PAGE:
The word ‘collaboration’ is an important one for the field of brand identity design, and that’s because designers never work in a vacuum. They simply can’t make all the design decisions and hope that they align with the client’s brand.
Collaboration is about give and take, providing input as well as listening to feedback.
One of the most important times to listen and do some research is before work has even begun.
After you’ve been hired for a brand design project, it’s extremely important to learn as much as you can from the client, as well as through your own research.
If you’re having difficulty getting as much information as you’d like, Lu recommends that you try the following:
“Looking through their target audience and the brand’s mission statement is helpful. Based on these two factors, I have a pretty good understanding of what the brand is looking for, and how to translate the message and the look-and-feel through visuals.”
Even young and relatively inexperienced brands will usually still have an accurate idea of their target audience, as well as a sense of how they want to be seen by that audience.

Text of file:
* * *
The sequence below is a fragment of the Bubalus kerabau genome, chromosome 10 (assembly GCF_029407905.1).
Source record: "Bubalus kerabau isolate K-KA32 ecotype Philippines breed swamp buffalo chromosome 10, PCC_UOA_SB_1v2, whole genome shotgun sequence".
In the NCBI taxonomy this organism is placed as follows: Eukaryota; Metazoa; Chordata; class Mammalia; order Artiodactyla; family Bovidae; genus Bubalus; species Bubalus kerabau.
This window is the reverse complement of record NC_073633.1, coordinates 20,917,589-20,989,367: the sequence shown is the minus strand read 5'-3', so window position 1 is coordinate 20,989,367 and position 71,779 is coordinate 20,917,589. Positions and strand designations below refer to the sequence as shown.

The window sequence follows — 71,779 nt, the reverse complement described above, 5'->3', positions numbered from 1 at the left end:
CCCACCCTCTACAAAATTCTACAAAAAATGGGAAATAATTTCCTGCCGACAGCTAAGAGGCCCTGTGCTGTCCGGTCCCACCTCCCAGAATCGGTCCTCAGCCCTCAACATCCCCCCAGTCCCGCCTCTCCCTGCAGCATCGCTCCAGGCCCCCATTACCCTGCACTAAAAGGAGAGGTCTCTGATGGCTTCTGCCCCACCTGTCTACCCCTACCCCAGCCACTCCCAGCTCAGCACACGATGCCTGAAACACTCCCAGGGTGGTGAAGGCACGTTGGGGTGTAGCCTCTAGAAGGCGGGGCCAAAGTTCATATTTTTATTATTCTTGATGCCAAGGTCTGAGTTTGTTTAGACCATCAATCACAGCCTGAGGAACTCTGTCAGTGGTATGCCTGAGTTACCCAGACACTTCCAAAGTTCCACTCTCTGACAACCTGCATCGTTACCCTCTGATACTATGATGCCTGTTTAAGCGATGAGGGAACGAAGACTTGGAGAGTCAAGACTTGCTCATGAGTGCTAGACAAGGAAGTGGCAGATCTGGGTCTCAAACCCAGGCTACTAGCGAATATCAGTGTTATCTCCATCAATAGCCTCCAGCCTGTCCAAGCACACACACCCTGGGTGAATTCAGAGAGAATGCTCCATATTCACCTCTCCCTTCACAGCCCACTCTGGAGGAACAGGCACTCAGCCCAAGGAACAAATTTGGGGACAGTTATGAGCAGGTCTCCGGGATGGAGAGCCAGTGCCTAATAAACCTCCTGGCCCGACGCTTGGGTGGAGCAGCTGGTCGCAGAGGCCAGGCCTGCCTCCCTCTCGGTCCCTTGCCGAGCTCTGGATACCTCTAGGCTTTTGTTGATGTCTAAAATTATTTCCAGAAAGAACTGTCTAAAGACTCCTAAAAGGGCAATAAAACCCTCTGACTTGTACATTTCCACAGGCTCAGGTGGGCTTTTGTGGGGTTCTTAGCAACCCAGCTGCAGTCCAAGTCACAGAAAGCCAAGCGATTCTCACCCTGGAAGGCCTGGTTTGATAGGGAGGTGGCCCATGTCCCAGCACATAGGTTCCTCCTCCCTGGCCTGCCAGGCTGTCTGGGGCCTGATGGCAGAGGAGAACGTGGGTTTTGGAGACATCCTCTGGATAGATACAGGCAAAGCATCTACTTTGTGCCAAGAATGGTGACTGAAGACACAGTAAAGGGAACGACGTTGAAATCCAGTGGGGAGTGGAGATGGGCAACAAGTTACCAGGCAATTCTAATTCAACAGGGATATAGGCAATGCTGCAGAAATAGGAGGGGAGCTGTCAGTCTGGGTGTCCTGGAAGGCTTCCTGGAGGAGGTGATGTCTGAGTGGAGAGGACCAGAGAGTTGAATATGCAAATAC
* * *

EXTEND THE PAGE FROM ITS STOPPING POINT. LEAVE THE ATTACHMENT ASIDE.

And while it’s true that at every stage of the process you should feel free to ask questions, but at this stage especially, get as much information as you can.
If a brand doesn’t have a strong vision for its brand identity, this could easily lead to disagreements later on. These sorts of preventable hiccups should be avoided if at all possible.
Building vs. starting over
So if brand identity design is about the collaboration between the designer and the brand, how much room is there for creativity?
Do brand identity designers ever get to create a brand identity from the ground up, or do they have to build on what’s already there?
Well, this depends entirely on who you’re working for and what they’re trying to achieve.
You will most likely encounter many projects where the client wants to make slight tweaks to an existing brand identity. This could mean altering the logo or changing the brand’s central color scheme.
In other cases, a brand might hire you to create an entirely new brand identity.
It’s not uncommon for companies to undergo what’s known as a rebranding, which often coincides with a slight shift in mission statement, product line, or just public image.
Signaling that shift to their audience with new visual design can be both practical and exciting.
Lu mentioned that he really enjoys having that level of freedom while working on a project.
“If allowed, it’s always challenging and fun to overhaul and give a brand a refreshing new look. But it all depends on the clients and the project on how much room for creativity that I have. But as a designer, I believe that it’s my job to always try to push their boundaries.”
It all comes back to collaboration. Filter requests from the client through your own design skills and process to create something that everyone can be happy with.
The revision process
But what happens when a designer presents work that the client isn’t completely happy with. This is where revisions come in.